The number of diabetics around the world continues to grow. The latest figures show that more than 400-million people have the condition. The figures are alarming because diabetes damages the body severely. Failure to treat this condition often results in blindness and kidney failure. When someone has diabetes, the body does not make enough insulin or the body does not make any insulin. Symptoms include strong thirst, weight gain, fatigue, and frequent urination.
One of the main things suffers must do is receive diabetes treatment. One can schedule an appointment with Dr. Kirit Kothari, who dedicates part of his practice to treating the disease. People with Type II diabetes take medication, and some may need to take insulin. However, the most important treatment is making lifestyle changes. Type II diabetes patients need to exercise, eat a low-carb diet, restrict sugar intake, and test their blood glucose level. Unfortunately, weight is a key factor in controlling diabetes. Some people manage their disease by losing weight, and overweight and obese people have a greater chance of being diabetic than others. Indeed, people with a lot of fat around the stomach area are especially at risk.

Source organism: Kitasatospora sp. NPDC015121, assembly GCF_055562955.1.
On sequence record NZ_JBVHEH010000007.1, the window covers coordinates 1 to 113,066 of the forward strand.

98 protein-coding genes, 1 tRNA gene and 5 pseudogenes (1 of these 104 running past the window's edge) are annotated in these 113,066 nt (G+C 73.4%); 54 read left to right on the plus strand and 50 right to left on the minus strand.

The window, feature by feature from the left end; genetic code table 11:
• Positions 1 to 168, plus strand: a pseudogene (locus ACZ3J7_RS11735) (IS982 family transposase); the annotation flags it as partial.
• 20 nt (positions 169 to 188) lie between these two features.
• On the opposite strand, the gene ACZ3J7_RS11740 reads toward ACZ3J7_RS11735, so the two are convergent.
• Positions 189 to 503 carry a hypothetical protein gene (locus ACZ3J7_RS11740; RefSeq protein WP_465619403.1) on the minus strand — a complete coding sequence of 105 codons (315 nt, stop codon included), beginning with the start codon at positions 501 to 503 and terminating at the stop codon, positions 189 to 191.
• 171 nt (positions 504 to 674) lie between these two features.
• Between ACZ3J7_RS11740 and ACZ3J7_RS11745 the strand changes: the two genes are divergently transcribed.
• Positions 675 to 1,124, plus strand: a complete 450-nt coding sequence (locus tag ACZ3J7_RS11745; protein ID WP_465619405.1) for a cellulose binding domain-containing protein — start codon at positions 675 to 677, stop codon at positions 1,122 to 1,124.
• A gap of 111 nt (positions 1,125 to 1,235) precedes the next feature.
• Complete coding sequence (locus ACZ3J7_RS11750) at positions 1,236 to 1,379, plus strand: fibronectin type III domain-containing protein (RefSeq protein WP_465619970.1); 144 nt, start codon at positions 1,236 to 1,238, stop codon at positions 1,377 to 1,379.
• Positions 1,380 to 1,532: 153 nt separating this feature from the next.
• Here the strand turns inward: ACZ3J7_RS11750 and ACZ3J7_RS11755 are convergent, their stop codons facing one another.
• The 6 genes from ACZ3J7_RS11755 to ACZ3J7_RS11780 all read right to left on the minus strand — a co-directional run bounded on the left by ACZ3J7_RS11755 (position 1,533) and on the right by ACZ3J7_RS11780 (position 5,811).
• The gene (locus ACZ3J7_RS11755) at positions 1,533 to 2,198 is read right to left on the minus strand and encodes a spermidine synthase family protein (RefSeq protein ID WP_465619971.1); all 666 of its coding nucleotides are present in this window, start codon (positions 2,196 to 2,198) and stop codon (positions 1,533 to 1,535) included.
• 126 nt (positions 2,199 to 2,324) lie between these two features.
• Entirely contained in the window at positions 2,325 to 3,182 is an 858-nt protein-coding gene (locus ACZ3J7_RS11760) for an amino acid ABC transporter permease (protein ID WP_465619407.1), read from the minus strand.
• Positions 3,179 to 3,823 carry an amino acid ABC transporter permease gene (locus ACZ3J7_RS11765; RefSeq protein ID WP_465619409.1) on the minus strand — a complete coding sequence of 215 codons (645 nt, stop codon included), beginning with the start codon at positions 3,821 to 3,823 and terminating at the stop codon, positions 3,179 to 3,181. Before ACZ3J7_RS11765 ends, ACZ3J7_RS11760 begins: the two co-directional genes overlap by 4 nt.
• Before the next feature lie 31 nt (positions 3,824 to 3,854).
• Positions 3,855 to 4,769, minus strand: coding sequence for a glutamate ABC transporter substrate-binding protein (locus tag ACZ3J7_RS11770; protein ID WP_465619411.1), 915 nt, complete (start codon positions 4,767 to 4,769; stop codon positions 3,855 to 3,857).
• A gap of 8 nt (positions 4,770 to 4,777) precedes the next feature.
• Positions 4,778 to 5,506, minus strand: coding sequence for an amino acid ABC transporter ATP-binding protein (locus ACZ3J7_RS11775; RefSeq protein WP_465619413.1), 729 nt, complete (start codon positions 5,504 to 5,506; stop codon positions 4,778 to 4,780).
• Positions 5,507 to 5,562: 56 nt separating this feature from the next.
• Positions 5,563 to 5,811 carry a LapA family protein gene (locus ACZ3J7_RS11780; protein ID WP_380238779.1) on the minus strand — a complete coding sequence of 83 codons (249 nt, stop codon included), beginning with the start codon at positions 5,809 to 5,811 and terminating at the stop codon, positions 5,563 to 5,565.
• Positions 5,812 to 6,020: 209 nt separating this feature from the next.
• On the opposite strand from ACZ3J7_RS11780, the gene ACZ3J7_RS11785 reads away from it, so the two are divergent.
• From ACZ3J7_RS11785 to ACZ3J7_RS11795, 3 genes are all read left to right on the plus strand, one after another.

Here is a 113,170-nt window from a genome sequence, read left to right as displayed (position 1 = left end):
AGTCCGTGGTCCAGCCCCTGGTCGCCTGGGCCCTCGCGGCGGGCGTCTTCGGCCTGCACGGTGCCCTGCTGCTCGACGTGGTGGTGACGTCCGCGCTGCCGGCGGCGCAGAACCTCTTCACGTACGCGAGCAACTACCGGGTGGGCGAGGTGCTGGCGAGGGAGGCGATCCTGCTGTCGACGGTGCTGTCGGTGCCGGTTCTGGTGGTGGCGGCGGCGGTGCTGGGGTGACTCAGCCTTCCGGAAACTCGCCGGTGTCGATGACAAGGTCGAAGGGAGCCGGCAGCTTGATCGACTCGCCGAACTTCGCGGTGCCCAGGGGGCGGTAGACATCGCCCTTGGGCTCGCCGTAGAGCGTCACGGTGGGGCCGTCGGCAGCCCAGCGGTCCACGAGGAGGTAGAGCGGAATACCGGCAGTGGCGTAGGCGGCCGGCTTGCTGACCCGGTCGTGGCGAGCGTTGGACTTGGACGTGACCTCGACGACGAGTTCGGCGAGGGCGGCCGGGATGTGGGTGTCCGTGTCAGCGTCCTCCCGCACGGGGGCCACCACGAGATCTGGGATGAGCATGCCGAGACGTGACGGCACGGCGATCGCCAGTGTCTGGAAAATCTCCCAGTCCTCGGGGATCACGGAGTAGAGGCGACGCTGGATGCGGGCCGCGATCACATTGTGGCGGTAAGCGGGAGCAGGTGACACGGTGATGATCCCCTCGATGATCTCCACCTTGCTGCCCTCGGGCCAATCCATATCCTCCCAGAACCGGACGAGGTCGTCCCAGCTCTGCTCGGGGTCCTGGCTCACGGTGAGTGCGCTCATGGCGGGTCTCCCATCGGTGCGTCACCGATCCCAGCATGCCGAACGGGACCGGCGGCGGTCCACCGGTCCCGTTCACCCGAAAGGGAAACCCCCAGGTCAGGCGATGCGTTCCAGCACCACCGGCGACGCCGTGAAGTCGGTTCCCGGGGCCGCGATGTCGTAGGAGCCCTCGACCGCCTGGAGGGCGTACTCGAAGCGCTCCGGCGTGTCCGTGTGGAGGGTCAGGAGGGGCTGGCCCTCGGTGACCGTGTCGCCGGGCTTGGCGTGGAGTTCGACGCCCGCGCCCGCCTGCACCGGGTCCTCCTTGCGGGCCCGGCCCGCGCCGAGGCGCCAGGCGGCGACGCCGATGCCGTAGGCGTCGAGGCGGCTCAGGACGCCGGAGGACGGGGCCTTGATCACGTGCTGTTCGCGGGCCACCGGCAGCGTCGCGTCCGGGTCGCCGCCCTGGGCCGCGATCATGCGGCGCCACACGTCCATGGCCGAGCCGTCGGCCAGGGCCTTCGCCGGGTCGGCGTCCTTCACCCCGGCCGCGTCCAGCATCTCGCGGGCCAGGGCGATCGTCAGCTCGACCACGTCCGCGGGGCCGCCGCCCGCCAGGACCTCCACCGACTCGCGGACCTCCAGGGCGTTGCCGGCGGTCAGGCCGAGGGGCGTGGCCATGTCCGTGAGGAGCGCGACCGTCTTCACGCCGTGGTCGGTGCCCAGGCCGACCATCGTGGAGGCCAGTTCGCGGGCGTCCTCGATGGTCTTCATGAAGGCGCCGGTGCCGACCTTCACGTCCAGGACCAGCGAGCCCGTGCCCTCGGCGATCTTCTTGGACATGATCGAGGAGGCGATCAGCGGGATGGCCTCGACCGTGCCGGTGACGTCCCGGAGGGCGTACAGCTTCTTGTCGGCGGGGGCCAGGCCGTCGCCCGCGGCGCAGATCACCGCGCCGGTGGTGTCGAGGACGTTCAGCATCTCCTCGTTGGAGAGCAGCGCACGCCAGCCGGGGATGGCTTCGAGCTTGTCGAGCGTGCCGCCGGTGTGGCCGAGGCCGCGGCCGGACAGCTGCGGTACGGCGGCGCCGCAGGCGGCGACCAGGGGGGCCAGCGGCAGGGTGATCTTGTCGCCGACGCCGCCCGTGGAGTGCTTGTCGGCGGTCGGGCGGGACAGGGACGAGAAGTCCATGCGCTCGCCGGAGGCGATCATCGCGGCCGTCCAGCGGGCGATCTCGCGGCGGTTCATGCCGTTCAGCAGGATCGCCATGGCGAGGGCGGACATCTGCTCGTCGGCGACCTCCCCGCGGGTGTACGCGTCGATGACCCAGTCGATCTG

An article in the journal Diabetologia stresses the risks of consuming sugar. The article states that drinking one can of non-diet soda per day raises the risk of developing type 2 diabetes by 22 percent. Diabetes treatment often consists of an A1C test. This is a blood test that measures a patient’s glucose level for the past several months. It lets the doctor know whether someone is diabetic or pre-diabetic. People can take steps to halt the disease in its tracks if they know they are pre-diabetic. This means one’s glucose levels are higher than they should be. However, they are not high enough to require medication.
Most diabetics test their glucose levels twice a day. The physician recommends which glucose test kit patients should use. Most of them involve pricking the finger and getting a blood sample. A small amount of blood is placed on a test strip and the meter reads how much glucose is in the blood. It displays the result as a number, and patients know whether it is too high or low. Starting to manage diabetes today yields a better tomorrow.
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